Quote of the Month

When love and skill work together, expect a miracle. John Ruskin

Sunday, June 15, 2014

What's In A Name?

I've been told I'm named after my Mom's best friend and one of her favorite cousins.  My middle name, Marie, is the same as my mother's middle name.  I have to admit, even after decades, I still cringe when I hear my full name, Margaret.  I can't get the image and mannerisms of the character from the Dennis the Menace comics, Margaret Wade, out of my mind.  Fortunately for most of my life, I have been called Margie.

Wanting to be known by another moniker, other than the one given to you, is as old as time.  There is a certain curiosity associated with the origins of names; giving those books in libraries a well-loved look.  The Change Your Name Store (Sky Pony Press) written by Leanne Shirtliffe with illustrations by Tina Kugler happily follows a girl on her quest to switch things up a bit.

A smart feisty girl
named Wilma Lee Wu
liked climbing trees and
chasing frogs too.

Among all the things Wilma Lee Wu did like, there is one thing she longs to replace, her name.  Determined, map in hand, she searches her town for a shop unlike any other.  The storekeeper, Ms. Zeena McFouz, welcomes her with a smile and a single rule.  Searchers need to wear a chosen name; realizing all each includes.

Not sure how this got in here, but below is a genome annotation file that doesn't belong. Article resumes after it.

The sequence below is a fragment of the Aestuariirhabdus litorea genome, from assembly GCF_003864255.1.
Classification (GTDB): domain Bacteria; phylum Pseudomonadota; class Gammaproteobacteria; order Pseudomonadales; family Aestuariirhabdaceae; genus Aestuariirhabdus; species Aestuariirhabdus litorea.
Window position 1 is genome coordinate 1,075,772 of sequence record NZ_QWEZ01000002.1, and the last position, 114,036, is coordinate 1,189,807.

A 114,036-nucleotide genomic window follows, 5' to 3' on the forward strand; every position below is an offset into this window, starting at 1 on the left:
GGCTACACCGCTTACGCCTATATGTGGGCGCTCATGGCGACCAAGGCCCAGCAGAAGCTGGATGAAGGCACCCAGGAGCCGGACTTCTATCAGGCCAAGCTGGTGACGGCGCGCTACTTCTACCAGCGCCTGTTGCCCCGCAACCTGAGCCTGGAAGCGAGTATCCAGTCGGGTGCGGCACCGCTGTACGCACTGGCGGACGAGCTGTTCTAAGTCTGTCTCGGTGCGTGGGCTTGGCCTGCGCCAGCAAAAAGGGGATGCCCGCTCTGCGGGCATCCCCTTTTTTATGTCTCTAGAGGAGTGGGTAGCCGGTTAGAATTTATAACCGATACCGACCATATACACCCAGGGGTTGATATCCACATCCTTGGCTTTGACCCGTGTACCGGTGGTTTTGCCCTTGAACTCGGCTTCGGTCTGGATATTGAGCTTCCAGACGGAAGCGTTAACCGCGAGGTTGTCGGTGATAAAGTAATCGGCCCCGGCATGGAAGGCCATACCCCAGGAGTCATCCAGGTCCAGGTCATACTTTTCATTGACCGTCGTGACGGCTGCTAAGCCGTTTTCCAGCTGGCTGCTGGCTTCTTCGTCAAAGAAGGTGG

In a jiffy Wilma finds a name she feels will fit, French with flair.  In mere seconds the rule is abundantly clear.  Looking around she is amazed to see she is standing in Paris with different attire.  Somehow this doesn't seem quite right, so back to the store she goes.

Oh, yes, this next one is simply the best except for... the heat.  Hurricanes are not much to her liking either.  Landing at night surrounded by animal eyes makes her question this fourth choice.  Is there a name for her?

Down in the dumps, our young globetrotter doesn't know what to do.  Wise Ms. Zeena McFouz, classy curator, offers Wilma an exclusive collection.  Yes!  There it is!  This suits Wilma Lee Wu; no other will do.

Not forced but flowing and playful this tale told in rhyme is loaded with learning and laughter.  Leanne Shirtliffe has created characters in Wilma and Ms. Zeena McFouz readers will admire.  You empathize with Wilma's courageous attempts.  You understand the wisdom of Ms. Zeena McFouz giving freedom to her shoppers, the rule and the special drawer.  In true storytelling style Shirtliffe includes a repetitious refrain Wilma says on each return.  Here is a single passage.

Without time to add that magic word "please,"
she found herself on a big hill in Belize.
The beauty amazed her, the friendliness too...
But she opted to leave when a hurricane blew.

Who wouldn't want to walk through a town like debut picture book illustrator Tina Kugler features on her matching dust jacket and book case?  Young readers will appreciate the inclusion of familiar buildings; a market, public library, bank, pet shop, The Change Your Name Store and ice cream shop.  Little details like a cat cozily sleeping in an upstairs window, a mom and her daughter on a bicycle built for two, books stacked on the back chatting as they ride and Ms. Zeena McFouz waving at Wilma and her constant canine companion as they pause in front of the store.